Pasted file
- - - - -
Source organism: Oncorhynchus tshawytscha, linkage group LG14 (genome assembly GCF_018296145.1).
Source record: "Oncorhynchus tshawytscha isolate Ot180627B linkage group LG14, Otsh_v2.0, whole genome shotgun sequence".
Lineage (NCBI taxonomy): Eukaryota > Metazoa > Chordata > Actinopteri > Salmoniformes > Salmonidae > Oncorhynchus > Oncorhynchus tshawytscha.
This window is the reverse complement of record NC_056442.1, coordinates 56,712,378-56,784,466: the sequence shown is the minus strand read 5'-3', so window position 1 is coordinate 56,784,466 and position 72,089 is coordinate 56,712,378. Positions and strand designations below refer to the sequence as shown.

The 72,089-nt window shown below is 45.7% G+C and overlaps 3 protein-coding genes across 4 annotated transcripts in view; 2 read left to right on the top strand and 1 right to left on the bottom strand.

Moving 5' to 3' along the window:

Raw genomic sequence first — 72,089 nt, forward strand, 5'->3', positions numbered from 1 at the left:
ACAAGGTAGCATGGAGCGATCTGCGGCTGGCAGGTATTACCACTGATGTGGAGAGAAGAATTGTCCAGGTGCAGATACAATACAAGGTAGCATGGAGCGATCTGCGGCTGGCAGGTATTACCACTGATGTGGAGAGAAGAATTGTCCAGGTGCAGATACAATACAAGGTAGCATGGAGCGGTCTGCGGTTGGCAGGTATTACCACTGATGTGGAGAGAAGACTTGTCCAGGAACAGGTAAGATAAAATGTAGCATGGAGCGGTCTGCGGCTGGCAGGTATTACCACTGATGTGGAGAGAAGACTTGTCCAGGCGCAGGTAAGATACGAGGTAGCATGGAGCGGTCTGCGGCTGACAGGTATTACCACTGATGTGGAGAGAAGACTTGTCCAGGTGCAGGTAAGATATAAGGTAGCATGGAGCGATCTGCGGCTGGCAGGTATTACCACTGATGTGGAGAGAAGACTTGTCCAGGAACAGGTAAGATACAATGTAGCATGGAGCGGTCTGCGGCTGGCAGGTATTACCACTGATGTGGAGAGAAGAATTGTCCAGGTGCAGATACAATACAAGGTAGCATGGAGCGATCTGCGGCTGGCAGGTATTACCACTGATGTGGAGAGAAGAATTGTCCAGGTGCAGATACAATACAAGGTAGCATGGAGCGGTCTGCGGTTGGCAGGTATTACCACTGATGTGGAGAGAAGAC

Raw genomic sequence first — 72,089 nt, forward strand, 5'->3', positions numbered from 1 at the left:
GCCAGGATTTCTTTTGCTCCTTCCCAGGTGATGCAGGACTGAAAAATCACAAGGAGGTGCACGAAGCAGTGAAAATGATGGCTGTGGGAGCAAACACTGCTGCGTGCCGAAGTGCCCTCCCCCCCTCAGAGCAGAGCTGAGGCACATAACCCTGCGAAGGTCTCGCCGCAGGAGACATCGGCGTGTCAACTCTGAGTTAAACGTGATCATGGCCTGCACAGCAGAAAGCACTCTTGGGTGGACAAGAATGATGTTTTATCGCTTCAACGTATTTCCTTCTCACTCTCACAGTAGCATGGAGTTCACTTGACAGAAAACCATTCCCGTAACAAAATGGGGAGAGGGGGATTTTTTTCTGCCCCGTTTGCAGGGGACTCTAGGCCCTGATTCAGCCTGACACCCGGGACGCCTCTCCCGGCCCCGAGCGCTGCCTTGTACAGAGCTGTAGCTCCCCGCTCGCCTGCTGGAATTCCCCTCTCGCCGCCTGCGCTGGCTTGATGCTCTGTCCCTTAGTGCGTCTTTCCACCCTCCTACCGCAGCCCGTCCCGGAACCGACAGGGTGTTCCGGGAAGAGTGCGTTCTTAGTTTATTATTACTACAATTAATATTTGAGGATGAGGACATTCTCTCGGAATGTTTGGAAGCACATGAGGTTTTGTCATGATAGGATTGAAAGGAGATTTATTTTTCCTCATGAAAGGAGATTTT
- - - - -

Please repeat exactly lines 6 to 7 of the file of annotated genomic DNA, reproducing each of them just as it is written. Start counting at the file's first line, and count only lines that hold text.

Moving 5' to 3' along the window:

Raw genomic sequence first — 72,089 nt, forward strand, 5'->3', positions numbered from 1 at the left: